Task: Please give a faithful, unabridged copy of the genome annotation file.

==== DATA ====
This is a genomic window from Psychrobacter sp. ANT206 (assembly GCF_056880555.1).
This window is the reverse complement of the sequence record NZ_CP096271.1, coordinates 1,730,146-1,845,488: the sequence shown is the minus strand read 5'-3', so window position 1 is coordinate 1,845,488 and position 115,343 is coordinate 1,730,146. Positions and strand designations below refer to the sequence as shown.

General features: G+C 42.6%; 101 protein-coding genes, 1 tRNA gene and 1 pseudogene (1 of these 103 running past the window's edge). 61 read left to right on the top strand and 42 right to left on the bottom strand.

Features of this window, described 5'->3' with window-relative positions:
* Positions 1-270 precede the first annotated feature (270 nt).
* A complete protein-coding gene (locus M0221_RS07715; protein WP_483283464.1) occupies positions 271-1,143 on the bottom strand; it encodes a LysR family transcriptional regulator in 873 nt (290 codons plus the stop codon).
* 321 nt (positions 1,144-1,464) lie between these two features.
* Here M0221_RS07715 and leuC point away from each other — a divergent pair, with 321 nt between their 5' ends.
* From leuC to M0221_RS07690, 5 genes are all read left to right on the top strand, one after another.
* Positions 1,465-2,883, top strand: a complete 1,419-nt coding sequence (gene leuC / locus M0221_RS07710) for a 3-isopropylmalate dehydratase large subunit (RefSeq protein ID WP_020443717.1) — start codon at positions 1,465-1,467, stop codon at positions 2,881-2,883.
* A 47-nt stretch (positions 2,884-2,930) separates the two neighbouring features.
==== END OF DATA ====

This is a genomic window from Psychrobacter sp. ANT206 (assembly GCF_056880555.1).
This window is the reverse complement of the sequence record NZ_CP096271.1, coordinates 1,730,146-1,845,488: the sequence shown is the minus strand read 5'-3', so window position 1 is coordinate 1,845,488 and position 115,343 is coordinate 1,730,146. Positions and strand designations below refer to the sequence as shown.

General features: G+C 42.6%; 101 protein-coding genes, 1 tRNA gene and 1 pseudogene (1 of these 103 running past the window's edge). 61 read left to right on the top strand and 42 right to left on the bottom strand.

Features of this window, described 5'->3' with window-relative positions:
* Positions 1-270 precede the first annotated feature (270 nt).
* A complete protein-coding gene (locus M0221_RS07715; protein WP_483283464.1) occupies positions 271-1,143 on the bottom strand; it encodes a LysR family transcriptional regulator in 873 nt (290 codons plus the stop codon).
* 321 nt (positions 1,144-1,464) lie between these two features.
* Here M0221_RS07715 and leuC point away from each other — a divergent pair, with 321 nt between their 5' ends.
* From leuC to M0221_RS07690, 5 genes are all read left to right on the top strand, one after another.
* Positions 1,465-2,883, top strand: a complete 1,419-nt coding sequence (gene leuC / locus M0221_RS07710) for a 3-isopropylmalate dehydratase large subunit (RefSeq protein ID WP_020443717.1) — start codon at positions 1,465-1,467, stop codon at positions 2,881-2,883.
* A 47-nt stretch (positions 2,884-2,930) separates the two neighbouring features.